An archaeology of borders: qualitative political theory as a tool in addressing moral distance

Journal of Global Ethics 5 (2):109-123 (2009)
Interviews, field observations and other qualitative methods are being increasingly used to inform the construction of arguments in normative political theory. This article works to demonstrate the strong salience of some kinds of qualitative material for cosmopolitan arguments to extend distributive boundaries. The incorporation of interviews and related qualitative material can make the moral claims of excluded others more vivid and possibly more difficult to dismiss by advocates of strong priority to compatriots in distributions. Further, it may help to promote the kind of perspective taking that has been associated with actually motivating a willingness to provide aid by individuals. Illustrative findings are presented from field work conducted for a normative project on global citizenship, including interviews with unauthorized immigrants and the analysis of artefacts left behind on heavily used migrant trails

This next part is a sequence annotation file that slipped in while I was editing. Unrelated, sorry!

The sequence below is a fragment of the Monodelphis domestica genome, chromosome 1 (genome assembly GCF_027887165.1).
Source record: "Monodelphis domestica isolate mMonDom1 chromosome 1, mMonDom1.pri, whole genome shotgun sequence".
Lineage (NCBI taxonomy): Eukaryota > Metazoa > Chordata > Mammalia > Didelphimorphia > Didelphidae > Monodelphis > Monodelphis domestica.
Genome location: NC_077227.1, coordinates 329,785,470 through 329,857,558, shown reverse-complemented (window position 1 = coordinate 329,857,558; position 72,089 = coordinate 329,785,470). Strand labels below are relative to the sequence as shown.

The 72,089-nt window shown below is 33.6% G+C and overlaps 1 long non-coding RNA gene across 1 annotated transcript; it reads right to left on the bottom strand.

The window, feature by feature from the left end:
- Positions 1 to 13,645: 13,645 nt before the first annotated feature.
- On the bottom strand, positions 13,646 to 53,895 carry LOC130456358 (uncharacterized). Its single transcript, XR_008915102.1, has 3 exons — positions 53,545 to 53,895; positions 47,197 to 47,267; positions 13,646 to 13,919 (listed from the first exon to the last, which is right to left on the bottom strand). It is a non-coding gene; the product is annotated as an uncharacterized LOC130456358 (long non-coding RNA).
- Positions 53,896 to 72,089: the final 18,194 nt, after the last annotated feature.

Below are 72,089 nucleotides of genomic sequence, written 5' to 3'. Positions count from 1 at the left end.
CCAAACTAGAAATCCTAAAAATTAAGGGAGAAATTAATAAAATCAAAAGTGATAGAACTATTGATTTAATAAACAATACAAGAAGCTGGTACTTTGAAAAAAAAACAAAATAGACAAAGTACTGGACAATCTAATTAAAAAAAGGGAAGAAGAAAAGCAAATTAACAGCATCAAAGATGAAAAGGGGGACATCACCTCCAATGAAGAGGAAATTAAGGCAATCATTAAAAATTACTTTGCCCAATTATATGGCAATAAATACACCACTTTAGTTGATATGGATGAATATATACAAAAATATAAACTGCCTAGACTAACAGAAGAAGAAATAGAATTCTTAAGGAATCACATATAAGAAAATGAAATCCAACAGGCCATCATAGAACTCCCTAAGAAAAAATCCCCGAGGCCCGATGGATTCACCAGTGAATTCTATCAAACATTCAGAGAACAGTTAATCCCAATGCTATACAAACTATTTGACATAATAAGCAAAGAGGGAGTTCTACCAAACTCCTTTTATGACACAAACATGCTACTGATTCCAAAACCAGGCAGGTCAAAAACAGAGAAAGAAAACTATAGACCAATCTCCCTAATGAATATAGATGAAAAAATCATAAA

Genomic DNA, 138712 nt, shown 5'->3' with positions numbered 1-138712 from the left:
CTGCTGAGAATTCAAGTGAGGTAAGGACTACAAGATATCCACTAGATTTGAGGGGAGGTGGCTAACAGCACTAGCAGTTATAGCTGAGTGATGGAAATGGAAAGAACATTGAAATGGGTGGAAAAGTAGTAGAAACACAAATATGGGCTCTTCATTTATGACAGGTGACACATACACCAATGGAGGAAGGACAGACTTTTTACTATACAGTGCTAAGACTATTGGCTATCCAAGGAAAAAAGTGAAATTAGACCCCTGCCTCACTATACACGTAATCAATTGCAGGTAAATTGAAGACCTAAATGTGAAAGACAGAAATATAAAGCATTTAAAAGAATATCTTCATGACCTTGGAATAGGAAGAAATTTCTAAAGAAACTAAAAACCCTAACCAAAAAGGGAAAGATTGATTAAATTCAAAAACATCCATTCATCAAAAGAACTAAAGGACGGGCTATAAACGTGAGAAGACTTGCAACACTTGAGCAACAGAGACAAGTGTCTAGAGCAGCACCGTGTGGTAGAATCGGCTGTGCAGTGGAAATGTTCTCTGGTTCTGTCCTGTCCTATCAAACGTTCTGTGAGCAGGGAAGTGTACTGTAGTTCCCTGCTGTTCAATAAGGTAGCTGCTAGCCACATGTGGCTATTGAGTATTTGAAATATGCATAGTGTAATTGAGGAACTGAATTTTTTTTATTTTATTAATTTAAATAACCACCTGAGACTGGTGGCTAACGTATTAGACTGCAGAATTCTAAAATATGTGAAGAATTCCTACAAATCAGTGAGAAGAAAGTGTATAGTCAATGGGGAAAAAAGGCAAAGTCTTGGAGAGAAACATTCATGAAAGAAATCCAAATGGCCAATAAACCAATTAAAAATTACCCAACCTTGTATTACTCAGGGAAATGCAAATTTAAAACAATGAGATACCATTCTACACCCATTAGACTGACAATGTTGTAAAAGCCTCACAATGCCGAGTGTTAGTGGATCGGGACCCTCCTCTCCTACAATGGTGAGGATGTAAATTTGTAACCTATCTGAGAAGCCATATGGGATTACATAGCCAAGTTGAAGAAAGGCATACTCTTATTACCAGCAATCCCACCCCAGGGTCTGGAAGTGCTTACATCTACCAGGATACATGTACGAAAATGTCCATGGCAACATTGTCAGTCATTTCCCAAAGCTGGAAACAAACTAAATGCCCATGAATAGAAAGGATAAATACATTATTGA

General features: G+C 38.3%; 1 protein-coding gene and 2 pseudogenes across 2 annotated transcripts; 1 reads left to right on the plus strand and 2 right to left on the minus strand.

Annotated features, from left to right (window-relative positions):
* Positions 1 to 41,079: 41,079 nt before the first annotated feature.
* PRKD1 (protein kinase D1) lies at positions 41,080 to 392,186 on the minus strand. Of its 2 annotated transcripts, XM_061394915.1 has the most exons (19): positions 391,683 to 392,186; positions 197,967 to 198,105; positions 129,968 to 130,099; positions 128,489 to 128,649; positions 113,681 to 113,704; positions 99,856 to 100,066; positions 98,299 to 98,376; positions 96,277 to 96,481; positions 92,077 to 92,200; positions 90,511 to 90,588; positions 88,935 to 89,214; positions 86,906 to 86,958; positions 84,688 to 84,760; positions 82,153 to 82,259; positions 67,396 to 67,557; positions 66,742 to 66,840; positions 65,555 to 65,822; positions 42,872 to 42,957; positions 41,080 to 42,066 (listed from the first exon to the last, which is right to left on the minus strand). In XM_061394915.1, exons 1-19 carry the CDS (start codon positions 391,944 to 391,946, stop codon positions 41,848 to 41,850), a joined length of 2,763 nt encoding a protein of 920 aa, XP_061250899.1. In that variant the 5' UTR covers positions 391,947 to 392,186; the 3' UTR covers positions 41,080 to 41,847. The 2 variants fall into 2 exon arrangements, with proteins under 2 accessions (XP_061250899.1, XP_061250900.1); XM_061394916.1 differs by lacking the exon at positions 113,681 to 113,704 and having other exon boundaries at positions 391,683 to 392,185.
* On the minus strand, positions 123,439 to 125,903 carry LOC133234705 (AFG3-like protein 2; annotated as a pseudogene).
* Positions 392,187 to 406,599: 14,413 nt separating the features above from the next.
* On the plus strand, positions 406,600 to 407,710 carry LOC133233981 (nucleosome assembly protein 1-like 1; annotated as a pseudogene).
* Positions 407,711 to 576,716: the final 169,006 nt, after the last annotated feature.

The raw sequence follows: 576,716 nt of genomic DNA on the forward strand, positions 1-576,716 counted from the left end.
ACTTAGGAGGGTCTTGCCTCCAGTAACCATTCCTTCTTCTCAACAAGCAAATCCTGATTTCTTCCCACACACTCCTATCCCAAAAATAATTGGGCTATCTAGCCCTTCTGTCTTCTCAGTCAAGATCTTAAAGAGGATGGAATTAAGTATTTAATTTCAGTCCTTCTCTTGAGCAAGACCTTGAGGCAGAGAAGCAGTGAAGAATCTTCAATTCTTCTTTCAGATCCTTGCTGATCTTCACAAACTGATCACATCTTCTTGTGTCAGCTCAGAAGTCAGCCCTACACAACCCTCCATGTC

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DOI 10.1080/17449620903110276
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Thomas Scanlon (1998). What We Owe to Each Other. Belknap Press of Harvard University Press.
Thomas Pogge (2002). World Poverty and Human Rights. Ethics and International Affairs 19 (1):1–7.

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